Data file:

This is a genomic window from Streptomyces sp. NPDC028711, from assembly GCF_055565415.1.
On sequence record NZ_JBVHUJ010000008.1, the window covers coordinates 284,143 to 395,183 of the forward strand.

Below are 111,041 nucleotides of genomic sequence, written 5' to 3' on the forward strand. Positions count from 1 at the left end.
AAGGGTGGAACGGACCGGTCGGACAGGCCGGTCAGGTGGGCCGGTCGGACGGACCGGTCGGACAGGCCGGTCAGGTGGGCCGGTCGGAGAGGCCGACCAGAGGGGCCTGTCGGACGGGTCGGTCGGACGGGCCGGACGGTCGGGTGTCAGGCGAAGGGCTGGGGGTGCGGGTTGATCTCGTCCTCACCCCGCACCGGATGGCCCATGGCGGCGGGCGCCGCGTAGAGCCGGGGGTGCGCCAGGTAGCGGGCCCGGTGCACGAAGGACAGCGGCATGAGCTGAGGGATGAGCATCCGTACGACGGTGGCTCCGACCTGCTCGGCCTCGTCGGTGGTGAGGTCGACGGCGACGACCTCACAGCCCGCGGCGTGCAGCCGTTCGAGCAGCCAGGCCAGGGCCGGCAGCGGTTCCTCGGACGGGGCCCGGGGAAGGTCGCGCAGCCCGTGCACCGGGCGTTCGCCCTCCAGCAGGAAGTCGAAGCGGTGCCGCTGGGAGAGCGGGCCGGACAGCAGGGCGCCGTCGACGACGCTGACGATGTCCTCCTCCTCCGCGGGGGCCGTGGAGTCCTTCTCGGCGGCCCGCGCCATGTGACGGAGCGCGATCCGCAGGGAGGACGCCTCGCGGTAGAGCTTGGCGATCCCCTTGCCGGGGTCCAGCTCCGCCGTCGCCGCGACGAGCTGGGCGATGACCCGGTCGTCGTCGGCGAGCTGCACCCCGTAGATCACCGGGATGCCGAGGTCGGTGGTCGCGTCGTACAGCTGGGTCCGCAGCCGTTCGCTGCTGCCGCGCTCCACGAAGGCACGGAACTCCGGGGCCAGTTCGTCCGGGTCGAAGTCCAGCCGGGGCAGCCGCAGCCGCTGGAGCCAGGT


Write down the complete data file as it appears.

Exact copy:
This is a genomic window from Streptomyces sp. NPDC028711, from assembly GCF_055565415.1.
On sequence record NZ_JBVHUJ010000008.1, the window covers coordinates 284,143 to 395,183 of the forward strand.

Below are 111,041 nucleotides of genomic sequence, written 5' to 3' on the forward strand. Positions count from 1 at the left end.
AAGGGTGGAACGGACCGGTCGGACAGGCCGGTCAGGTGGGCCGGTCGGACGGACCGGTCGGACAGGCCGGTCAGGTGGGCCGGTCGGAGAGGCCGACCAGAGGGGCCTGTCGGACGGGTCGGTCGGACGGGCCGGACGGTCGGGTGTCAGGCGAAGGGCTGGGGGTGCGGGTTGATCTCGTCCTCACCCCGCACCGGATGGCCCATGGCGGCGGGCGCCGCGTAGAGCCGGGGGTGCGCCAGGTAGCGGGCCCGGTGCACGAAGGACAGCGGCATGAGCTGAGGGATGAGCATCCGTACGACGGTGGCTCCGACCTGCTCGGCCTCGTCGGTGGTGAGGTCGACGGCGACGACCTCACAGCCCGCGGCGTGCAGCCGTTCGAGCAGCCAGGCCAGGGCCGGCAGCGGTTCCTCGGACGGGGCCCGGGGAAGGTCGCGCAGCCCGTGCACCGGGCGTTCGCCCTCCAGCAGGAAGTCGAAGCGGTGCCGCTGGGAGAGCGGGCCGGACAGCAGGGCGCCGTCGACGACGCTGACGATGTCCTCCTCCTCCGCGGGGGCCGTGGAGTCCTTCTCGGCGGCCCGCGCCATGTGACGGAGCGCGATCCGCAGGGAGGACGCCTCGCGGTAGAGCTTGGCGATCCCCTTGCCGGGGTCCAGCTCCGCCGTCGCCGCGACGAGCTGGGCGATGACCCGGTCGTCGTCGGCGAGCTGCACCCCGTAGATCACCGGGATGCCGAGGTCGGTGGTCGCGTCGTACAGCTGGGTCCGCAGCCGTTCGCTGCTGCCGCGCTCCACGAAGGCACGGAACTCCGGGGCCAGTTCGTCCGGGTCGAAGTCCAGCCGGGGCAGCCGCAGCCGCTGGAGCCAGGT